Michael L. Oshinsky, PhD
Philadelphia, PA 19107
(215) 955-4878 fax
Most Recent Peer-reviewed Publications
- Noninvasive vagus nerve stimulation as treatment for trigeminal allodynia
- Quantitative characterization reveals three types of dry-sensitive corneal afferents: Pattern of discharge, receptive field, and thermal and chemical sensitivity
- Spontaneous trigeminal allodynia in rats: A model of primary headache
- Nociceptive neuropeptide increases and periorbital allodynia in a model of traumatic brain injury
- Ocular dryness excites two classes of corneal afferent neurons implicated in basal tearing in rats: Involvement of transient receptor potential channels
Research and Clinical Interests
Migraine headache, chronic daily headache, trigeminal pain, psychiatry comorbidities and pain.
Recurrent episodic headache syndromes, such as migraine, are the most common pain-related complaint seen in medical practice, accounting for 18 million physician visits each year. These primary headache disorders are responsible for >$16 billion in lost productivity in the U.S. each year. Migraine is more than just episodic headache. Migraine is a neurologic disorder characterized by periodic attacks of head pain, as well as nausea, vomiting, phonophobia, photophobia, and allodynia. Even when migraine patients have not had an attack in weeks, physiological and biochemical abnormalities are present. Migraineurs also have significant sensory processing abnormalities, such as a lack of habituation to repeated stimuli, even when they do not have head pain.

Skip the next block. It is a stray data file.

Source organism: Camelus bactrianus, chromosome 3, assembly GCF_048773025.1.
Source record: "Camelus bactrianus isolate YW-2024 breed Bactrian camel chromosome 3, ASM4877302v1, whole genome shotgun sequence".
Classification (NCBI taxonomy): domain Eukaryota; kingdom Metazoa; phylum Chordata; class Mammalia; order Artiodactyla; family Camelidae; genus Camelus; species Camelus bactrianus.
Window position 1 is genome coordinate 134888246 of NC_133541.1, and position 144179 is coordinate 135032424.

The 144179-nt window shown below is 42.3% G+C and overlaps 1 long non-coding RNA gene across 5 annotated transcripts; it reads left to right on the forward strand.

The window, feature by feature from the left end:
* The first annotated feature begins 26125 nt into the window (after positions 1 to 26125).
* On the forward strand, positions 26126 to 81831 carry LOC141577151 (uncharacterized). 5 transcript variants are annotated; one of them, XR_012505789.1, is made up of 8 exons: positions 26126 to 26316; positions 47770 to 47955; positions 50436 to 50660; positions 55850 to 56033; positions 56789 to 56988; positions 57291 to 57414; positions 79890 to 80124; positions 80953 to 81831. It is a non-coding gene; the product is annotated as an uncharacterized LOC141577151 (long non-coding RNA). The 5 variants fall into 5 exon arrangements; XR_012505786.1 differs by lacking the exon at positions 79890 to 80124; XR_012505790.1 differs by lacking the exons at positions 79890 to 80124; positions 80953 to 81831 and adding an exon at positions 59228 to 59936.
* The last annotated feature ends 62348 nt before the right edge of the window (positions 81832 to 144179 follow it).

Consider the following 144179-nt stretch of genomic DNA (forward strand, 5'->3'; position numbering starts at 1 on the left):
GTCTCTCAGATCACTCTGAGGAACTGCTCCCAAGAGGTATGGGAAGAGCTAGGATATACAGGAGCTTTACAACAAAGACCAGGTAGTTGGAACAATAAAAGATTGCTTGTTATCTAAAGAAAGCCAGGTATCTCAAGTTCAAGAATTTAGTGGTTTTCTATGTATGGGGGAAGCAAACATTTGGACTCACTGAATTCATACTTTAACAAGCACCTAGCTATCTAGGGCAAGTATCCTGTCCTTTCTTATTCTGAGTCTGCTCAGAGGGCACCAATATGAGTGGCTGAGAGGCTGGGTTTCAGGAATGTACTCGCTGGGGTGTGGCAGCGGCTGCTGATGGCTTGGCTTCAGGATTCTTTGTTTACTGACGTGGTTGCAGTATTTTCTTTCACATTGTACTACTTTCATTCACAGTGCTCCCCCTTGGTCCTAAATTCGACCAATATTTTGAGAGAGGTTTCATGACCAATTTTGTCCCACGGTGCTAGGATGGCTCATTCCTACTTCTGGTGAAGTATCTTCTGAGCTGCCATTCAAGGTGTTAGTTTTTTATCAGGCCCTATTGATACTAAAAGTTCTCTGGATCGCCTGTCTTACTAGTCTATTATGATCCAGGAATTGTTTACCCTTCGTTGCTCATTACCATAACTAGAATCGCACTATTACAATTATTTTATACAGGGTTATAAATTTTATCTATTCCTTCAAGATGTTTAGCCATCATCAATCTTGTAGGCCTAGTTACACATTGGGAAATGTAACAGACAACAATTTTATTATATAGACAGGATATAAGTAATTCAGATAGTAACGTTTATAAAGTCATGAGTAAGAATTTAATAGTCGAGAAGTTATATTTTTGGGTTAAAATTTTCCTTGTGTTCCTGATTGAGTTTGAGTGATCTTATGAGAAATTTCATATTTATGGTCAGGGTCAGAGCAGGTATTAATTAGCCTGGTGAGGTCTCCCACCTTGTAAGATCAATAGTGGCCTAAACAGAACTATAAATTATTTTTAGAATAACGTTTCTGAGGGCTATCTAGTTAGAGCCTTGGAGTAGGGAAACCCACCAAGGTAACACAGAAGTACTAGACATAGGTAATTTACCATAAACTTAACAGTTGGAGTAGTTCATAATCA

Our lab is investigating a new model of recurrent headache in rat. This model uses repeated inflammatory dural stimulation to mimic the repeated activation of dural afferents believed to occur in patients with recurrent migraine headache. After multiple inflammatory stimulations of the dura, there is an unique physiological state generated in the rats that is stable, and long outlasts the last stimulation. This state is characterized by sensory and physiological hyperresponsiveness of the trigeminal neurovascular system that significantly differs from the relatively short lasting and smaller magnitude changes induced by a single acute stimulation of the dura.
Rats that have received many simulated headaches display behaviors and sensory changes similar to the associated symptoms and comorbid clinical conditions of migraine patients. We use electrophysiology, microdialysis, immunohistochemistry and behavior to quantify and assess the mechanism by which repeated trigeminal nociceptive stimulation causes long-lasting physiological changes that parallel the interictal physiological abnormalities of migraineurs.